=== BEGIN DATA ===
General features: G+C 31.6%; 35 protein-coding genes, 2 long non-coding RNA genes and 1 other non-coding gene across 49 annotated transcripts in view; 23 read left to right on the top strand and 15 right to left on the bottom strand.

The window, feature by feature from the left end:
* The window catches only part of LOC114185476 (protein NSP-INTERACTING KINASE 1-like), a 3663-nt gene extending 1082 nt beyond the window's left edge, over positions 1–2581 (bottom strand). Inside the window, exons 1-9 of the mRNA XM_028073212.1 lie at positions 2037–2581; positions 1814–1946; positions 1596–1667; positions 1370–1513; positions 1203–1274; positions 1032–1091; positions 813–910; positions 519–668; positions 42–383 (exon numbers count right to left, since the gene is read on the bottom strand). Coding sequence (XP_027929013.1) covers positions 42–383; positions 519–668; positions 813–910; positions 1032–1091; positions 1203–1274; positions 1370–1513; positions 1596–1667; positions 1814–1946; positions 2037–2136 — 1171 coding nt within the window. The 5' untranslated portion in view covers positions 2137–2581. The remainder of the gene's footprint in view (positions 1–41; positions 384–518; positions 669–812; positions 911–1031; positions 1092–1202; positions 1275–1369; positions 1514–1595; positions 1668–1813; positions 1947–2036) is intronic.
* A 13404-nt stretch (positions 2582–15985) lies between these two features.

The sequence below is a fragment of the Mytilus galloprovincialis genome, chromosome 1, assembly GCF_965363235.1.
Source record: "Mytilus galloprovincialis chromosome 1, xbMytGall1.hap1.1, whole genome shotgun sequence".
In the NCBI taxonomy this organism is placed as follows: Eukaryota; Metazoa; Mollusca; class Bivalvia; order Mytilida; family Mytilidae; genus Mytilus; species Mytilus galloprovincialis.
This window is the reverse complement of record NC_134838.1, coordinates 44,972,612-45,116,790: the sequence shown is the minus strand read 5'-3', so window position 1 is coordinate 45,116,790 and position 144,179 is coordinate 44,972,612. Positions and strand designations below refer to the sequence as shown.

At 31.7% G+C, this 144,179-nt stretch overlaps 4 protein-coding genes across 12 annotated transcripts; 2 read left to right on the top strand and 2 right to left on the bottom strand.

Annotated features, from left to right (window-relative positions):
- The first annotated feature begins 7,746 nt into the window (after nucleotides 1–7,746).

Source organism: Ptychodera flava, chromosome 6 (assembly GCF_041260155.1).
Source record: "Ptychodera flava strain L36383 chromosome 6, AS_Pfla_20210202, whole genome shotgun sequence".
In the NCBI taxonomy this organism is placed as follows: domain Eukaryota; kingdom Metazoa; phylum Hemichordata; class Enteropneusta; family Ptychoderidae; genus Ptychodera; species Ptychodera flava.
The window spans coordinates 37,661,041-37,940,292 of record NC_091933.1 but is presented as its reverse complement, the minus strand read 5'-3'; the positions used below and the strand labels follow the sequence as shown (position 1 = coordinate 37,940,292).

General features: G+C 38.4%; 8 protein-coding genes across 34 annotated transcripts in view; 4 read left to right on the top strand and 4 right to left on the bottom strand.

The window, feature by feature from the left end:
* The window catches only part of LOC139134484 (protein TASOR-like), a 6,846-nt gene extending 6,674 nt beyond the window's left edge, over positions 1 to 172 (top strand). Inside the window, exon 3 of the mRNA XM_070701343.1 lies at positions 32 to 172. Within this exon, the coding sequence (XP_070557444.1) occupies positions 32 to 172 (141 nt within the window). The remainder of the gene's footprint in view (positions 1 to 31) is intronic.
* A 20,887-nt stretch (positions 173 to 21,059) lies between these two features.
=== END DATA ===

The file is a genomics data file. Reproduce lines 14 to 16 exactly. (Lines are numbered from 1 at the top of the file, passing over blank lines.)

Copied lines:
In the NCBI taxonomy this organism is placed as follows: domain Eukaryota; kingdom Metazoa; phylum Hemichordata; class Enteropneusta; family Ptychoderidae; genus Ptychodera; species Ptychodera flava.
The window spans coordinates 37,661,041-37,940,292 of record NC_091933.1 but is presented as its reverse complement, the minus strand read 5'-3'; the positions used below and the strand labels follow the sequence as shown (position 1 = coordinate 37,940,292).

General features: G+C 38.4%; 8 protein-coding genes across 34 annotated transcripts in view; 4 read left to right on the top strand and 4 right to left on the bottom strand.